Fig. 2b shows as a histogram the observed spectrum of Fig. 2a, with the background spectrum of Fig. 2a removed. Overlaid as the solid line is a synthetic SXV spectrum formed using atomic data from Harra-Murnion et al. (1996), and data on ionization states from Arnaud & Rothenflug (1985). Be-like satellite lines are not included in the fits, but their contribution is not large for the temperatures we deduce from other lines (see Doschek et al. 1996). An isothermal, single temperature component is assumed here and in all our fits (we discuss this assumption in Sect. 3 below), and we obtain the synthetic spectrum that best fits an observed spectrum by seeking the minimum value over the approximate wavelength ranges of 5.025-5.055 Å and 5.094-5.110 Å. These ranges include lines which are most sensitive to variations in electron temperature, namely, the resonance line (the w-line in the notation of Gabriel 1972) near 5.04 Å, a group of satellite lines including the dielectronic n @ lines near 5.05 Å, and a blended complex consisting of two dielectronic lines (lines j and k) and a forbidden line (line z) near 5.10 Å. We assume Voigt profiles for the spectral lines in generating the synthetic spectra. Fits to the observed spectra yield information on the flux, emission measure, electron temperature, and excess line broadenings. In Fig. 2b, the best-fitting spectrum has an electron temperature, , of 2.7 MK. Fig. 2c shows a background-subtracted spectrum from a different time, showing characteristics of slightly cooler plasma at 2.4 MK (the ratio of the w-line to the complex at 5.10 is reduced in the lower- spectrum).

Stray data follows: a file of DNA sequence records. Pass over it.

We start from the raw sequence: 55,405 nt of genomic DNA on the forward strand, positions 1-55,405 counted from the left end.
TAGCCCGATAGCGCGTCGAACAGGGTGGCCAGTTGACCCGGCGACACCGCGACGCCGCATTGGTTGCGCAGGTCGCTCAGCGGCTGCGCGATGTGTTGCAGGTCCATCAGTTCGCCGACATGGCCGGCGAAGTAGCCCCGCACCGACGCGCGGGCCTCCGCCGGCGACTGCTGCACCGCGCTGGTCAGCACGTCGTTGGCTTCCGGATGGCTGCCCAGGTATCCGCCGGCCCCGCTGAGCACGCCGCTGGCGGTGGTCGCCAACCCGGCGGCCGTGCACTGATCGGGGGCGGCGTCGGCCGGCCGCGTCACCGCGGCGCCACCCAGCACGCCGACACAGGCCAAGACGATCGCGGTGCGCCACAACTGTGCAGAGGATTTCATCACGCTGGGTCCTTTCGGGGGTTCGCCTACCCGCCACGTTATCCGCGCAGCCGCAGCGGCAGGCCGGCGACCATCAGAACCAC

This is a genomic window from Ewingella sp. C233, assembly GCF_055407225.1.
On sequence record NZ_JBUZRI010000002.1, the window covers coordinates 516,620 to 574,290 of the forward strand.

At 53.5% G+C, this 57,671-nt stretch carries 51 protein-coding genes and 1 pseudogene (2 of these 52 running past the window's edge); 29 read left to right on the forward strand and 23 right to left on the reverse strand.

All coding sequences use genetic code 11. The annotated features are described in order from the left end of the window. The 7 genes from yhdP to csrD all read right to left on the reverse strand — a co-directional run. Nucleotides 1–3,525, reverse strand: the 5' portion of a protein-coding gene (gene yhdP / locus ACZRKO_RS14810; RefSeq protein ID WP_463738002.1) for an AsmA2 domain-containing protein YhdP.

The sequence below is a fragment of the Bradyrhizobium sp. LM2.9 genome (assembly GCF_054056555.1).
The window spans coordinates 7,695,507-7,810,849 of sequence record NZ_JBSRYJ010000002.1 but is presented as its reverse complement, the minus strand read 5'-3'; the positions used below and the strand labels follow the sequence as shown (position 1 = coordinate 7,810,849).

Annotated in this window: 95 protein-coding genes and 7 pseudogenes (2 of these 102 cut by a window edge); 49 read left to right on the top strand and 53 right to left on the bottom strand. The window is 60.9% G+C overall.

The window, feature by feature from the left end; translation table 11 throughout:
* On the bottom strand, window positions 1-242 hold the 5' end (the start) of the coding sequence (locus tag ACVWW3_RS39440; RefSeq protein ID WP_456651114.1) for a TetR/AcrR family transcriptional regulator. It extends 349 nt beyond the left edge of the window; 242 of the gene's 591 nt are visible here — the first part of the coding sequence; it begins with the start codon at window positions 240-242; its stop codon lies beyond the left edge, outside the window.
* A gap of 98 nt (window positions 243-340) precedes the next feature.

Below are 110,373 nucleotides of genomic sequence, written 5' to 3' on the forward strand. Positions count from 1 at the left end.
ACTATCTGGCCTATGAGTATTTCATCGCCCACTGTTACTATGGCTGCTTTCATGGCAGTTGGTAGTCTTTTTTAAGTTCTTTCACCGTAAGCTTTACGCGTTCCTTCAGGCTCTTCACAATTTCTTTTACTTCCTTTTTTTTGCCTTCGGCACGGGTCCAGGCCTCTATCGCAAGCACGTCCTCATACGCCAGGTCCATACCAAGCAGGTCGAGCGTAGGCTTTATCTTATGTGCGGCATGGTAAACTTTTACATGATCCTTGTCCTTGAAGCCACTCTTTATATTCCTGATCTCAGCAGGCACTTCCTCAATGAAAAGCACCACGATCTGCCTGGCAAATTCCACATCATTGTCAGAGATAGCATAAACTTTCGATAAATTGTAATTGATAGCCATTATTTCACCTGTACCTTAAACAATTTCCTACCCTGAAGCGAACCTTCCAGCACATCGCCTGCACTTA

We also calculate from SXT using the filter-ratio method (Tsuneta et al. 1991). We used images from the full-frame mode of SXT obtained with the Al.1 and the AlMg filters of exposure times 2.67 and 5.34 s, respectively. We selected several image pairs per day. The cadence of these full-frame images pairs is not great enough to allow us to integrate the SXT images over the approximate time periods of the accumulated BCS spectra. SXT's partial-frame mode has much higher cadence, but the field of view of the partial frame images is often less than the spatial extent of the active region itself. We therefore opt to use the full-frame images for our analysis, where we can select a sub-image of size large enough to encompass the entire active region. We used sub-images of 810" 810", approximately centered on the region, and we integrate the flux over the entire sub-image in calculating the temperatures.
© European Southern Observatory (ESO) 1999
Online publication: June 17, 1999